New twist on a successful series: Edo Mor looks to bring international music to Valley based on the Pioneer Valley Jazz Shares model 

By STEVE PFARRER

Staff Writer

Published: 04-21-2023 3:41 PM

When he and his wife moved to the Valley in 2005, Edo Mor says he found much to his liking: good bread, good bicycling country, nature and more. But for some time, the kind of eclectic music he liked, from North African guitar sounds to Middle Eastern rhythms, was harder to find.

But over the last several years, Mor worked with Laudable Productions, the Easthampton music producers who also run the Bombyx Center for Arts & Integrity in Florence, to bring just those kinds of varied artists to the Valley, from Niger/Tuareg guitarist Mdou Moctar to Pakistani singer and songwriter Arooj Aftab, the first Pakistani artist to win a Grammy Award.

Now Mor, who runs a jewelry making business with his wife, Rosario Torres, at their home in Haydenville, is developing his own concert series to bring more of these international musicians to the region — and he’s building on the model that jazz producer Glenn Siegel previously introduced to fund his independent music series, Pioneer Valley Jazz Shares (PVJS).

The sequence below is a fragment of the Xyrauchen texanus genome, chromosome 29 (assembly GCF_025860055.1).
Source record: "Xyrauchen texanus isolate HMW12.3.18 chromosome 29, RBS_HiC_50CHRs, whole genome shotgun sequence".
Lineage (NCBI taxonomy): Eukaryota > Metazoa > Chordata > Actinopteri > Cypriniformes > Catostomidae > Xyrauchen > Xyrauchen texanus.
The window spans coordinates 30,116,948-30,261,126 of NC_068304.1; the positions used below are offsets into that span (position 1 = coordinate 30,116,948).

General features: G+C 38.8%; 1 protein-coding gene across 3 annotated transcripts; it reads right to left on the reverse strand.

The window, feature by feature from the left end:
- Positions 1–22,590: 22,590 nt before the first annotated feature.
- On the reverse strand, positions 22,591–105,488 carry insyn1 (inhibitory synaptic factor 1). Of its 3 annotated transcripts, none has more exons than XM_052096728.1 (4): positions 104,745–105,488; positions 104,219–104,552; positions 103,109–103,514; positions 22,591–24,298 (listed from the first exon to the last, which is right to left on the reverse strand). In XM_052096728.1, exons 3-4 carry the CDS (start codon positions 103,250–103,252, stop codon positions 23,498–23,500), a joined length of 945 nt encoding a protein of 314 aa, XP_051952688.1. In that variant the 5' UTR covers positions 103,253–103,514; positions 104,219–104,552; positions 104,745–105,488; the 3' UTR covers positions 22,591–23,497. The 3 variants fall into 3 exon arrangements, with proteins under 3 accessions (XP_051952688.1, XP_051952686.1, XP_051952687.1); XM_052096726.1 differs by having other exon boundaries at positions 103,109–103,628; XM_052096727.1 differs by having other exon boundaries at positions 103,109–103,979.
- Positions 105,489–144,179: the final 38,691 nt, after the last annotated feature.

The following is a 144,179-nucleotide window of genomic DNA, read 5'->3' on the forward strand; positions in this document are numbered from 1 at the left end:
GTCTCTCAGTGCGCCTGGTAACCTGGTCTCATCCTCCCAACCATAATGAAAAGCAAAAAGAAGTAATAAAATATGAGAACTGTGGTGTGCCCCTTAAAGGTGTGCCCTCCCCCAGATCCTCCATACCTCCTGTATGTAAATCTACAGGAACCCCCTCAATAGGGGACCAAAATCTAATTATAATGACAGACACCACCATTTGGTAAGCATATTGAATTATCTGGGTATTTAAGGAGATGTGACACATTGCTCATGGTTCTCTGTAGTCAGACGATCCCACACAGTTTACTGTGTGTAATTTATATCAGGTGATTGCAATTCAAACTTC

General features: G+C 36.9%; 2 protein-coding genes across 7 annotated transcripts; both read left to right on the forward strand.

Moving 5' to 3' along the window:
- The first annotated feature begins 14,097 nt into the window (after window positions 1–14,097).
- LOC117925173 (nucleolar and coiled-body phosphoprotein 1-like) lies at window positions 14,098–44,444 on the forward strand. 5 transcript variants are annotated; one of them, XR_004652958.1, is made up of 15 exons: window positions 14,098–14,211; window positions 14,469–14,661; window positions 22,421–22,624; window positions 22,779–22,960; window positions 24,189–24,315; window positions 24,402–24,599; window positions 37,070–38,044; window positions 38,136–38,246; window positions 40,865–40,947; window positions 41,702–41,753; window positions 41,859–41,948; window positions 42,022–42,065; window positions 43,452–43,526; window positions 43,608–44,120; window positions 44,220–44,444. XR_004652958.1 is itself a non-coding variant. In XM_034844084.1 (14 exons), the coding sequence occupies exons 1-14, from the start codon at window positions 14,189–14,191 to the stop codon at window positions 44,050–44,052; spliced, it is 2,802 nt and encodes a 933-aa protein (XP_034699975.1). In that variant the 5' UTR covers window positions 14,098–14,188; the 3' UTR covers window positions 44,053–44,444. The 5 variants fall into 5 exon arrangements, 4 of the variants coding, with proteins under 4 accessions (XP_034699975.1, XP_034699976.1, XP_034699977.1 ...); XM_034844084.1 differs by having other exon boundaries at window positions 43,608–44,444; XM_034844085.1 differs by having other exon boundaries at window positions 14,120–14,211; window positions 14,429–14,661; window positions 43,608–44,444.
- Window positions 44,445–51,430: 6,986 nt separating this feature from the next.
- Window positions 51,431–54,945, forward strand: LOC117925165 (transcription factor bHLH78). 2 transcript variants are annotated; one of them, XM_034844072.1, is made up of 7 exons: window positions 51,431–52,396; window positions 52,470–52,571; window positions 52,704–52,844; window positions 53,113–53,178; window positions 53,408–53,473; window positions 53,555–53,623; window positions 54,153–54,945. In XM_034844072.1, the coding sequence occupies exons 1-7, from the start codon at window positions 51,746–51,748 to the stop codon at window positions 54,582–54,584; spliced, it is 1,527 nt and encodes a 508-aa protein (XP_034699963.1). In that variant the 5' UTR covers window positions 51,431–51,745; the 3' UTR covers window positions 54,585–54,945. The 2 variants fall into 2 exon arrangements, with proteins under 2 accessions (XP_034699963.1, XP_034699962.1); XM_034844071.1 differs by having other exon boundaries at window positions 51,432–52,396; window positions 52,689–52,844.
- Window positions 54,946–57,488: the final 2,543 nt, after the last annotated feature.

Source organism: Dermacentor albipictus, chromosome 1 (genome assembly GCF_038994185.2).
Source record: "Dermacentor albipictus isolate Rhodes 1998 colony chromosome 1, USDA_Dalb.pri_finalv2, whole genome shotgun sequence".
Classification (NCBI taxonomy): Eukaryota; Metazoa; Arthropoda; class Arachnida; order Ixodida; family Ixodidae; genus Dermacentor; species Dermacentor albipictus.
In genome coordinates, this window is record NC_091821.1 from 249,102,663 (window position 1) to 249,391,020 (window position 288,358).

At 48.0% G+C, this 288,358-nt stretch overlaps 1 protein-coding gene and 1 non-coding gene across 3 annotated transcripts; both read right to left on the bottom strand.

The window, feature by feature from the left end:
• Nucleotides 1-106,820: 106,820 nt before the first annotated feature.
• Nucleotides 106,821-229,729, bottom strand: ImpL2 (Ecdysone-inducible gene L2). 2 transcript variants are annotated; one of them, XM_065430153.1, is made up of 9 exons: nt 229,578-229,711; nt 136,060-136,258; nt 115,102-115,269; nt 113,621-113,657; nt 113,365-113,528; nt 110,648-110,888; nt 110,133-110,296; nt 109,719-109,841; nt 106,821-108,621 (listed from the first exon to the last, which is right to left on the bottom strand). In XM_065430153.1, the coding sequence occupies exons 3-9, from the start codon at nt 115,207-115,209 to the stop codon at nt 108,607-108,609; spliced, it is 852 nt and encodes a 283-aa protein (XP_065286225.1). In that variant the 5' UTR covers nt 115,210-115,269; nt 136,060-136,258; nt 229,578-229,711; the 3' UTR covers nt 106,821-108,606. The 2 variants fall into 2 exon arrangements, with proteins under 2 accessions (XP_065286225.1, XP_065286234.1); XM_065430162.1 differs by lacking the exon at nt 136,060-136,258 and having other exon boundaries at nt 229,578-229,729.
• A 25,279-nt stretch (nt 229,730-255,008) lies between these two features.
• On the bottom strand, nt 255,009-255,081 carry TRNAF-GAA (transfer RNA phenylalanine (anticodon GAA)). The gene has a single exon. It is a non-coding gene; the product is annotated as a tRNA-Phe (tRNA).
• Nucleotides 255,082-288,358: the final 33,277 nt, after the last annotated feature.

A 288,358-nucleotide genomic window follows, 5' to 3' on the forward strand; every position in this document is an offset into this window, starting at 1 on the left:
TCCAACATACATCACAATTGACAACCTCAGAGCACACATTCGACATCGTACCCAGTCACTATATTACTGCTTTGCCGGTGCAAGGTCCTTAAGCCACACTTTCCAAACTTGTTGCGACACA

For what he calls Secret Planet, Mor has developed a crowdfunding program that invites people to buy shares in the season, purchasing tickets in advance to ensure enough funds — and an audience base — to bring artists from overseas and from Mexico and Central and South America to the area. The campaign runs through May 15.

That kind of community-supported music is in turn based on the CSA model for agriculture, in which people buy advance shares in a community farm to support the planting and harvesting of crops, after which they typically receive a weekly supply of produce from summer into fall.

“Glenn built a really successful model for curating specific shows and artists and developing an audience for them,” Mor said during a recent phone call. After talking with Siegel about PVJS, Mor says he became convinced that a similar model could be used for his series.

“Others have wanted to do this [in the Valley],” he said. “I’m really excited about using my experience with Laudable to try and make it happen.”

Finding a catch-all phrase to describe the kind of music he wants to bring here isn’t easy, or maybe simply not possible — which is why Mor is emphatic about not calling it “world music.”

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“That term needs to be permanently retired,” said Mor, who was born in Israel and came to the U.S. at age 9. His wife is originally from Argentina; the couple met in Spain.

On his crowdfunding page, Mor describes the Secret Planet sound as “borderless, diverse and underground,” music that has little to do with Western pop and is strongly based on danceable rhythms, and which may also merge widely used instruments such as the guitar with percussion and other instruments native to a particular country or region.